Dreamcatcher (2003)

Stephen King movie adaptations are usually a mixed bag. For every Carrie there’’s a Sleep Walkers or a Sometimes They Come Back. Let’’s not even discuss how many straight-to-video Children of the Corn releases there are (the answer, of course, is far too many). So what can we expect from a novel that featured butt weasels?

Dreamcatcher centers on four friends and their annual hunting trip in the woods recounting an earlier time when they befriended a mentally retarded child who would later give each of them psychic gifts. At the same time it appears an alien invasion is nearby, the military are to quarantine the area, and the lost hunter has expelled a bloody serpentine-like creature from his bowels. What does it add up to? The craziest spring break ever man!

There are several moments in Dreamcatcher where you think to yourself, “Well, it can’t possibly get more stupid” and yet the movie routinely will find a way. It doesn’’t know when to stop. Just when you think the bottom of the Stupid Hole has been hit, here comes an alien possession where the alien uses a freaking British accent (and actually says the word “guvna’,” proving to be the most dangerous interstellar chimney sweep). The only reason I knew what was going on was because I read the book over the summer.

The story is a mixture of different King staples: schmaltzy coming-of-age buddy stuff (It), alien invasions (Tommyknockers), gory monsters (take your pick). Dreamcatcher feels like a Stephen King greatest hits tape. The different narrative elements have great trouble gelling, as you can only segue from mentally challenged boy with mystical powers to crazy Morgan Freeman shootin’’ up slimy aliens so often. The story does not work and has too many leftover bits it doesn’’t know what to do with. Dreamcatcher is a proverbial square peg being jammed into a round hole.

The movie shows some promise in its opening, displaying the camaraderie of actors Thomas Jane, Jason Lee, Damien Lewis and Timothy Olyphant (a younger looking Bill Paxton if I ever saw one). The notion of the “memory warehouse” is a fun idea that is used for nice comic touches.

Director/co-writer Lawrence Kasdan has written some of the most exciting films of the past 25 years, and screenwriter William Goldman is an old hand at adapting King (having done the masterful Misery and the mawkish Hearts in Atlantis). So what in the world went so horrendously wrong? For starters, the book is a whopping 620 pages and would be more suited in the frame of mini-series. Condensed into a messy two-hour movie, Dreamcatcher is sloppy with its pacing and scope. The movie drags for an eternity and then makes a mad dash at a finish (I won’t spoil its unbelievable awfulness but will say it veers SHARPLY from the novel).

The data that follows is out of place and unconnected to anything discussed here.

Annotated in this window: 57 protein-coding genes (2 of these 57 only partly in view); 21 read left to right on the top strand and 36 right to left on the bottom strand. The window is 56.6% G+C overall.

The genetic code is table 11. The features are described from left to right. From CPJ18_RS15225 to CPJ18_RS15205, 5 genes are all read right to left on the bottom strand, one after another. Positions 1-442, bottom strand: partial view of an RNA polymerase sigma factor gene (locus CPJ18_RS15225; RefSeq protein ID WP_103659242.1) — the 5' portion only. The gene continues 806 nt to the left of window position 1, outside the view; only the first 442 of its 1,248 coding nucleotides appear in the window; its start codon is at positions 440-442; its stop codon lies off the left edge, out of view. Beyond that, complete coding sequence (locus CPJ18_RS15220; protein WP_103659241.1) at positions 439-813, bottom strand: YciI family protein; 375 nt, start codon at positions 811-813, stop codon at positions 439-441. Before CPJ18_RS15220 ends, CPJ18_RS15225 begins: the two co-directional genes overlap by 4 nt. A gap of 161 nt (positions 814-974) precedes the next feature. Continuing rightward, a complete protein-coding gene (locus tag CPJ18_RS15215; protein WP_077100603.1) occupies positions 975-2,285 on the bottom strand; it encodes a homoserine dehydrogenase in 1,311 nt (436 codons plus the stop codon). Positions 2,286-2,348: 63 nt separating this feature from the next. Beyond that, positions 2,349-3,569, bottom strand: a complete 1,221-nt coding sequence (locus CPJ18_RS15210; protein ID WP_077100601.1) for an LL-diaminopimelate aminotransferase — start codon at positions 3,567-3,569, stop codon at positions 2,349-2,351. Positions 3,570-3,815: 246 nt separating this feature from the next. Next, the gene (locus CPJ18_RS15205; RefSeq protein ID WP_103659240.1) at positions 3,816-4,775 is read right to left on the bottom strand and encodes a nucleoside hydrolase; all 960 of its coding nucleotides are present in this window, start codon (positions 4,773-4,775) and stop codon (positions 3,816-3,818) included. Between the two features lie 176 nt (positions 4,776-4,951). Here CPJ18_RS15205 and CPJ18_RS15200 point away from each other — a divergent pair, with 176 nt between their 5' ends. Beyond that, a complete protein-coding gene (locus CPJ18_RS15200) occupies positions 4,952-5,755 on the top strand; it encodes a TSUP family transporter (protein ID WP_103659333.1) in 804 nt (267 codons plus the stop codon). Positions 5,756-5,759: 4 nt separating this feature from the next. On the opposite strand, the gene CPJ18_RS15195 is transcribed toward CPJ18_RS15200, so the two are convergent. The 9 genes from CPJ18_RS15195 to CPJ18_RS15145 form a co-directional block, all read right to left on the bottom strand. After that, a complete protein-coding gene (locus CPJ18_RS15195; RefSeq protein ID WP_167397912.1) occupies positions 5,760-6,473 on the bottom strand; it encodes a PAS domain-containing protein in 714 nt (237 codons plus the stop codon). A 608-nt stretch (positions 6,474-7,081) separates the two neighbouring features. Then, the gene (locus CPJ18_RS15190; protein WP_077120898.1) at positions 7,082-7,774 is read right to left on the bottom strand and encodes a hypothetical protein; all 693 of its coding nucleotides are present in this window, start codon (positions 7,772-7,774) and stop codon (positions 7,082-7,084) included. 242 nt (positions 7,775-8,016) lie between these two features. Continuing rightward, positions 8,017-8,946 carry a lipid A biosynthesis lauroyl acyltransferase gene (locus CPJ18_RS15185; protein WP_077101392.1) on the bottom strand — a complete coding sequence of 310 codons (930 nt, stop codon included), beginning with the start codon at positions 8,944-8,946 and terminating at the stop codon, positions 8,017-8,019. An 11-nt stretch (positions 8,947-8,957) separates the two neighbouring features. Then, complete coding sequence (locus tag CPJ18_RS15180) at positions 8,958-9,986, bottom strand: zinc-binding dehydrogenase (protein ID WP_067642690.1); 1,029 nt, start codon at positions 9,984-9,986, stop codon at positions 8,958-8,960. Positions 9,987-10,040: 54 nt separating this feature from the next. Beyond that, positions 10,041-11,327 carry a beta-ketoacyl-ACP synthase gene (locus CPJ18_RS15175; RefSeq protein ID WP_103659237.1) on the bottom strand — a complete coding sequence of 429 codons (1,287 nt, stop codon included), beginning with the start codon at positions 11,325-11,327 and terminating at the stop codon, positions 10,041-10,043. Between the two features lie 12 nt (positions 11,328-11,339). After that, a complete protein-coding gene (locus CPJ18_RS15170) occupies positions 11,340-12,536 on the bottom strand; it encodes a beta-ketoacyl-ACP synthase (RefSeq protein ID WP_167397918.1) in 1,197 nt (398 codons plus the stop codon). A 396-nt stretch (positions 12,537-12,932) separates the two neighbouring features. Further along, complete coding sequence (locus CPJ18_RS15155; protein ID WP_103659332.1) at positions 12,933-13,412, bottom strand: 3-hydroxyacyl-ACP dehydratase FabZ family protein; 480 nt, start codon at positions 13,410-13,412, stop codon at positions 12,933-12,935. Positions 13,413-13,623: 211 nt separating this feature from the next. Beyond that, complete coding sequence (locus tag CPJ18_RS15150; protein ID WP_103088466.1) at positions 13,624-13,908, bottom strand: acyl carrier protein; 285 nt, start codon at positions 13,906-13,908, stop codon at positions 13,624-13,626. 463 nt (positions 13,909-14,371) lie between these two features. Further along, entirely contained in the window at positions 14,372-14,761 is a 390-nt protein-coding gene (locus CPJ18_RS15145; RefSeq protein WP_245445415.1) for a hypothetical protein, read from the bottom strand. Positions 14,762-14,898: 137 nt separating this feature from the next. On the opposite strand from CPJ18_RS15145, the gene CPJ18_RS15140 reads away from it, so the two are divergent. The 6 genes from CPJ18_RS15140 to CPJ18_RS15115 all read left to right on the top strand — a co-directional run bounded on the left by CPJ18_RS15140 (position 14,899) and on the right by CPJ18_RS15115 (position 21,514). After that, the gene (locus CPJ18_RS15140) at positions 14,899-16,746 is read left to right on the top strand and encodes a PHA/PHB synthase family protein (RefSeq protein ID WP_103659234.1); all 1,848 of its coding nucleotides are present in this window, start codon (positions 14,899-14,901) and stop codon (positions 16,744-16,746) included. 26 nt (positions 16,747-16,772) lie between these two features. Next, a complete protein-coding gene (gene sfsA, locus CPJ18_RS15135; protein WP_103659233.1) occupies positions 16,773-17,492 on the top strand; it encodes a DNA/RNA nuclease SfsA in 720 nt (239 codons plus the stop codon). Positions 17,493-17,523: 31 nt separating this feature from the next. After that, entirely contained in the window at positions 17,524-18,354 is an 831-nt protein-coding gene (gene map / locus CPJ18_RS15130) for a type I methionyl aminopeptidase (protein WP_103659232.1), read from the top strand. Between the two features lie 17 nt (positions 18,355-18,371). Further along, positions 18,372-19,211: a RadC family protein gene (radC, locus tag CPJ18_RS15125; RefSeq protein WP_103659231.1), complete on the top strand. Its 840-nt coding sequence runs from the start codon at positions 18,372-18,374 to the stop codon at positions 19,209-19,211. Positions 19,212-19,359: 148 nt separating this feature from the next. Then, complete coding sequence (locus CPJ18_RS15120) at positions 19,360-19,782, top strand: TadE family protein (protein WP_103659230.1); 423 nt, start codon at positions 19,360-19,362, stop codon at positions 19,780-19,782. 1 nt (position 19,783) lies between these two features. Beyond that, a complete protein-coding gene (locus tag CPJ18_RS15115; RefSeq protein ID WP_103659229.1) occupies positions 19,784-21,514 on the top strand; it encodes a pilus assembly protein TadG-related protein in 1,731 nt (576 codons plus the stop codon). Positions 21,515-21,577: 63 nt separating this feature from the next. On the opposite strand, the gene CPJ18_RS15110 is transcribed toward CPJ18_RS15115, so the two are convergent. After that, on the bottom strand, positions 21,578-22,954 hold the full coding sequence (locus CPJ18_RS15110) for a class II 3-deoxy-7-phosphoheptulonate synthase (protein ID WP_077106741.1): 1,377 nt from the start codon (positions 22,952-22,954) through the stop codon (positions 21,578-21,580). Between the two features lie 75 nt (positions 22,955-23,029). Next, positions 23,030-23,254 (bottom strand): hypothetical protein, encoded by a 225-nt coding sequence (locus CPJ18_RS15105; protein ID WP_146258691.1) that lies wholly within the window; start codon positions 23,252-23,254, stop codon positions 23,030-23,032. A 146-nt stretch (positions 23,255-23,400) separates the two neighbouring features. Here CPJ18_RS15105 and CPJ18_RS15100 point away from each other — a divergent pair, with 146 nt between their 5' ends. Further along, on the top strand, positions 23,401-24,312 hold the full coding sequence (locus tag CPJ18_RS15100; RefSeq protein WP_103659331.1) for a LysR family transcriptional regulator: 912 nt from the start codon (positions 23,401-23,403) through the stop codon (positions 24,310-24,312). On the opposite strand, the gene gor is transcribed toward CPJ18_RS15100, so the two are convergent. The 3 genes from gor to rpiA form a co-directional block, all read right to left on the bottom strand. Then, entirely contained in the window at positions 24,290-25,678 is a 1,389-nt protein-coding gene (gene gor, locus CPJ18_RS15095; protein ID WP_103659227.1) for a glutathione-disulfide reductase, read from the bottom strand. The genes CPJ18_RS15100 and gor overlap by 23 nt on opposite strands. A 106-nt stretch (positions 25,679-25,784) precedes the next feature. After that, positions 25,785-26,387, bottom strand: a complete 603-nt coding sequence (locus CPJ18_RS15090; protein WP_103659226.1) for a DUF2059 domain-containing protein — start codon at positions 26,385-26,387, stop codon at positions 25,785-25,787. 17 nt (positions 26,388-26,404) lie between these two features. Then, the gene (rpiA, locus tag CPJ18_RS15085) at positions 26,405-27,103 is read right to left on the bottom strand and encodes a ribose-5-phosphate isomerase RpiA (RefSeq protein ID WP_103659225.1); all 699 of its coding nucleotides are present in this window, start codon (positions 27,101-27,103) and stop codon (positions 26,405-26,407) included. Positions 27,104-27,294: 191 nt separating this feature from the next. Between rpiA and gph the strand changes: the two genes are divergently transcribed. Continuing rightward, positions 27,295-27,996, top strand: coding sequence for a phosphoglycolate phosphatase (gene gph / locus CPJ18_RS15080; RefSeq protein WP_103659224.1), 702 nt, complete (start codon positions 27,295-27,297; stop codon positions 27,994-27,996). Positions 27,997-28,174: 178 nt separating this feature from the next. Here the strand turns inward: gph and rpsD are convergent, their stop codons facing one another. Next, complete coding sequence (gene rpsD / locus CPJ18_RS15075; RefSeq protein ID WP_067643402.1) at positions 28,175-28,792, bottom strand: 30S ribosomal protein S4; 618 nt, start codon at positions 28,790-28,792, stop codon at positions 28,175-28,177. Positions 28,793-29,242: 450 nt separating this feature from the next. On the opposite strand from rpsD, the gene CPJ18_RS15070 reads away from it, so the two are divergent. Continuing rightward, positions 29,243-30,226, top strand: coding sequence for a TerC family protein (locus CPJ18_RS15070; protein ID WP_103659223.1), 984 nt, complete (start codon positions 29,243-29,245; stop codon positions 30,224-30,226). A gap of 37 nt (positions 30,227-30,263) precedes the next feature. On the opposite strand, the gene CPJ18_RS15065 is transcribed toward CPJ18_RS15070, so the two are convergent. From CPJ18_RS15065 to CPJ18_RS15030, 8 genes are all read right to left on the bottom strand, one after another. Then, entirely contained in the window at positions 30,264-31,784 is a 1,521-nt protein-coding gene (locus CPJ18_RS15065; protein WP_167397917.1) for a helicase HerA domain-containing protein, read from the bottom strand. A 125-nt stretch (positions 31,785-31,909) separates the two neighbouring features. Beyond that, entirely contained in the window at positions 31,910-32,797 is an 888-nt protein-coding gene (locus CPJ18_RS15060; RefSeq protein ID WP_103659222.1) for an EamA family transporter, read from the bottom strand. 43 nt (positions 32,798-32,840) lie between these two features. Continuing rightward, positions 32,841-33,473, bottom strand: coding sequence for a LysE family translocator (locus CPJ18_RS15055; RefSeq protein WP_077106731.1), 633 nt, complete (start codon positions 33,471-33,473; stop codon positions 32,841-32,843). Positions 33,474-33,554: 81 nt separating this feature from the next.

The most interesting part of the novel, for me, was the second half that involved the alien (Mr. Gray) taking over the body of Jonesey (Lewis). What kept me reading was Mr. Gray finding a liking to human temptations like bacon and, later, murder. Seeing Mr. Gray become intoxicated with humanity and perplexed by it at the same time was wonderfully interesting. Sadly, all you get in the movie is the British accent and some goofy faces as Lewis holds two conversations in one person.

Few movies come along that are as incredibly stupid as Dreamcatcher. I can’t exactly recommend it for this quality. They are playing that Matrix cartoon after it (my theater showed it before the film started). It looks like a video game and features a woman doing flips and sword fighting in a thong, because, quite simply, that’s what women do in these things. It’’s not really good either.

Nate’s Grade: D

About natezoebl

One man. Many movies. I am a cinephile (which spell-check suggests should really be "epinephine"). I was told that a passion for movies was in his blood since I was conceived at a movie convention. While scientifically questionable, I do remember a childhood where I would wake up Saturday mornings, bounce on my parents' bed, and watch Siskel and Ebert's syndicated TV show. That doesn't seem normal. At age 17, I began writing movie reviews and have been unable to stop ever since. I was the co-founder and chief editor at PictureShowPundits.com (2007-2014) and now write freelance. I have over 1400 written film reviews to my name and counting. I am also a proud member of the Central Ohio Film Critics Association (COFCA) since 2012. In my (dwindling) free time, I like to write uncontrollably. I wrote a theatrical genre mash-up adaptation titled "Our Town... Attacked by Zombies" that was staged at my alma mater, Capital University in the fall of 2010 with minimal causalities and zero lawsuits. I have also written or co-written sixteen screenplays and pilots, with one of those scripts reviewed on industry blog Script Shadow. Thanks to the positive exposure, I am now also dipping my toes into the very industry I've been obsessed over since I was yea-high to whatever people are yea-high to in comparisons.

Posted on March 21, 2003, in 2003 Movies and tagged , , , , , , , , , , , , . Bookmark the permalink. Leave a comment.

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